EJHill: I’m with Mr. Sajak. It was better to have been watching baseball tonight. Especially if you’re watching Aroldis Chapman hit 103 on the gun and helping the Reds to a 7-game lead over St. Louis. · Aug 31 at 9:29pm

    As if I weren’t already down in the dumps enough, EJHill pops up and throws the Reds in my face. The only good thing about the NL Central race getting out of hand is that my beloved Cards can exact some appropriate retribution against Brandon Phillips and Scott Rolen this weekend when they show up at Busch Stadium. I advise both of them not to dig in at the plate and make sure the helmet is secure.

    Back on topic, I was mercifully too young to recall the Carter presidency. Will anyone who does comment on whether this is all starting to feel familiar? We’re getting on towards winter – is it just me, or is anyone else half expecting the president to show up any day in a Mr. Rogers cardigan?

    • #1
    • September 1, 2010 at 4:38 am
  2. Profile photo of Scott R Member

    Matthew, re the Carter presidency: This “need to act with common purpose” to solve our economic problems immediately brought to mind Carter’s admonishment that Americans “refuse to participate” in inflation, or some such, as if the nature of a smoothly running economy is unified, cooperative action, and the nature of a poorly running economy is Americans’ misbehavior, or intransigence, or not “getting with the program.”

    It’s our fault his policies aren’t working.

    • #2
    • September 1, 2010 at 5:22 am
  3. Profile photo of Dave Carter Contributor
    Jimmie Bise Jr: What in the name of Sam Hill was all this “laser-like focus on jobs” twaddle I’ve heard coming from the White House for the past nine months? What was the Stimulus Bill?

    What it was, Jimmie, was a mugging, pure and simple.

    Jimmie Bise Jr: What was he doing with all my money before now?

    Taking over car companies, making political pay-offs to unions and friends, bathing the landscape in a sea of bright orange American Recovery and Reinvestment Act signs, constructing a massive health care labryinth, and going on vacation. Hope and change, Jimmie, hope and change.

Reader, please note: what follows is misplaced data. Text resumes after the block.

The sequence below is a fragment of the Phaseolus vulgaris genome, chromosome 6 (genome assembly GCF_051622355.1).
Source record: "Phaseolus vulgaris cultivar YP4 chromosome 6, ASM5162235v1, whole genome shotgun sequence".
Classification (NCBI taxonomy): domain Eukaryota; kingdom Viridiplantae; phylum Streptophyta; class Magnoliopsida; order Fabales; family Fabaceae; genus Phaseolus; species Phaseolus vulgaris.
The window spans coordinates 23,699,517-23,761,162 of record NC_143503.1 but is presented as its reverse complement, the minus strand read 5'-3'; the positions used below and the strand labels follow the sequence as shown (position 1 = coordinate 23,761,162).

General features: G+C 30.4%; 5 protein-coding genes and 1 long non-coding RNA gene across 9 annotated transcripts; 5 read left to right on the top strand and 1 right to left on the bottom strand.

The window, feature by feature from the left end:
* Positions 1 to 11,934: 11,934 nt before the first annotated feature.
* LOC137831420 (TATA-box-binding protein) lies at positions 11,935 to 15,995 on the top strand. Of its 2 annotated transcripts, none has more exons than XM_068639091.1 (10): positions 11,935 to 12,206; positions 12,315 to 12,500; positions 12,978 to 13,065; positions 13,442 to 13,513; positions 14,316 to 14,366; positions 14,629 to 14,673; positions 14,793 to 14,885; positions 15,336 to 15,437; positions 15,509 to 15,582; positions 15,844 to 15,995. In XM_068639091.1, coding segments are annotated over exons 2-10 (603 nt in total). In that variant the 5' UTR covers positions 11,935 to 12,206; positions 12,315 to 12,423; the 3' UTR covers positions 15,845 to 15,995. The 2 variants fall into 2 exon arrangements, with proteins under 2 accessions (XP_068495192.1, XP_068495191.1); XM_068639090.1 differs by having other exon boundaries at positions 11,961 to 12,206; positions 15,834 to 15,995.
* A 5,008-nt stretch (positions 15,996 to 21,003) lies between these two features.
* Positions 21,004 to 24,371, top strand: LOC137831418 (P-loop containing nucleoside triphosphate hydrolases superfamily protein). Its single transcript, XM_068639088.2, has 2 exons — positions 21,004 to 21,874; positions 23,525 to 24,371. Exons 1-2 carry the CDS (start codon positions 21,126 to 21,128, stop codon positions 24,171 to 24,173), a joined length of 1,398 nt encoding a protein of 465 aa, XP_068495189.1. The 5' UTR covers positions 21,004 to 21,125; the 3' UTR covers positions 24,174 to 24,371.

• #3
    • September 1, 2010 at 7:24 am
  4. Profile photo of Kenneth Inactive

    Despicable speech.

    But no one listens to him anymore.

    • #4
    • September 1, 2010 at 7:31 am
  5. Profile photo of Peter Robinson Founder
    Peter Robinson Post author

    Lord, Kenneth, do I hope you’re right.

    • #5
    • September 1, 2010 at 7:42 am
  6. Profile photo of Yetwave Inactive

    Turning into the Offal Office with every other utterance

    • #6
    • September 1, 2010 at 8:16 am
  7. Profile photo of Scott R Member

    The incredible shrinking president, literally even: he actually looks physically smaller.

    • #7
    • September 1, 2010 at 8:17 am
  8. Profile photo of Kenneth Inactive
    Scott Reusser: The incredible shrinking president, literally even: he actually looks physically smaller. · Aug 31 at 8:17pm

    Especially when he’s riding that girl-bike.

    • #8
    • September 1, 2010 at 8:19 am
  9. Profile photo of Mel Foil Inactive

    Either Barack Obama is the most tone-deaf President of all, or he’s only tone-deaf because he’s the most narcissistic President. One or the other.

    • #9
    • September 1, 2010 at 8:39 am
  10. Profile photo of G.A. Dean Member
    Matthew Gilley

    Back on topic, I was mercifully too young to recall the Carter presidency. Will anyone who does comment on whether this is all starting to feel familiar? · Sep 1 at 4:38am

    I had the good sense to skip the speech yesterday, so I cannot comment on that, but I am, sadly, old enough to remember the Carter years, and the answer to Matthew’s question is “yes, and no”. Flat and dull speeches were certainly a feature of the Carter term, along with a tendancy to lecture the public, but there is an important difference.